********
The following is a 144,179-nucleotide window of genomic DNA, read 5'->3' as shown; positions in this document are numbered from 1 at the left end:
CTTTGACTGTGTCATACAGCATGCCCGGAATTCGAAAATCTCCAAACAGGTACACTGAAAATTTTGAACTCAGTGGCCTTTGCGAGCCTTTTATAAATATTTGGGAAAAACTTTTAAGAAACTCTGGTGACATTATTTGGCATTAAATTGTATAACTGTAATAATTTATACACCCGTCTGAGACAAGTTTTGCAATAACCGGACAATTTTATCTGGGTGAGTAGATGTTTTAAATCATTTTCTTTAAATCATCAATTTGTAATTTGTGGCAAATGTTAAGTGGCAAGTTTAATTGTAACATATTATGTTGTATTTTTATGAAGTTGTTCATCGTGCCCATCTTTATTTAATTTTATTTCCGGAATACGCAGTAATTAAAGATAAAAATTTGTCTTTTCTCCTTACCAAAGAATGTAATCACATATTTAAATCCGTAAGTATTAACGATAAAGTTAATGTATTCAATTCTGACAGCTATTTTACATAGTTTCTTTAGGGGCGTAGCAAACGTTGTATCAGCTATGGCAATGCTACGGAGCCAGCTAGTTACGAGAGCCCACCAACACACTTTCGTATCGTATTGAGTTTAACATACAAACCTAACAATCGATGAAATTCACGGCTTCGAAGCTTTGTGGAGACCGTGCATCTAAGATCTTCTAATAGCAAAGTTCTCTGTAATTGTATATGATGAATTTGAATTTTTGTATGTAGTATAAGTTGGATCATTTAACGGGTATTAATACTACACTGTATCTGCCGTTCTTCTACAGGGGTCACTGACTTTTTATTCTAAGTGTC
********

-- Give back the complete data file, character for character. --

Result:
The following is a 144,179-nucleotide window of genomic DNA, read 5'->3' as shown; positions in this document are numbered from 1 at the left end:
CTTTGACTGTGTCATACAGCATGCCCGGAATTCGAAAATCTCCAAACAGGTACACTGAAAATTTTGAACTCAGTGGCCTTTGCGAGCCTTTTATAAATATTTGGGAAAAACTTTTAAGAAACTCTGGTGACATTATTTGGCATTAAATTGTATAACTGTAATAATTTATACACCCGTCTGAGACAAGTTTTGCAATAACCGGACAATTTTATCTGGGTGAGTAGATGTTTTAAATCATTTTCTTTAAATCATCAATTTGTAATTTGTGGCAAATGTTAAGTGGCAAGTTTAATTGTAACATATTATGTTGTATTTTTATGAAGTTGTTCATCGTGCCCATCTTTATTTAATTTTATTTCCGGAATACGCAGTAATTAAAGATAAAAATTTGTCTTTTCTCCTTACCAAAGAATGTAATCACATATTTAAATCCGTAAGTATTAACGATAAAGTTAATGTATTCAATTCTGACAGCTATTTTACATAGTTTCTTTAGGGGCGTAGCAAACGTTGTATCAGCTATGGCAATGCTACGGAGCCAGCTAGTTACGAGAGCCCACCAACACACTTTCGTATCGTATTGAGTTTAACATACAAACCTAACAATCGATGAAATTCACGGCTTCGAAGCTTTGTGGAGACCGTGCATCTAAGATCTTCTAATAGCAAAGTTCTCTGTAATTGTATATGATGAATTTGAATTTTTGTATGTAGTATAAGTTGGATCATTTAACGGGTATTAATACTACACTGTATCTGCCGTTCTTCTACAGGGGTCACTGACTTTTTATTCTAAGTGTC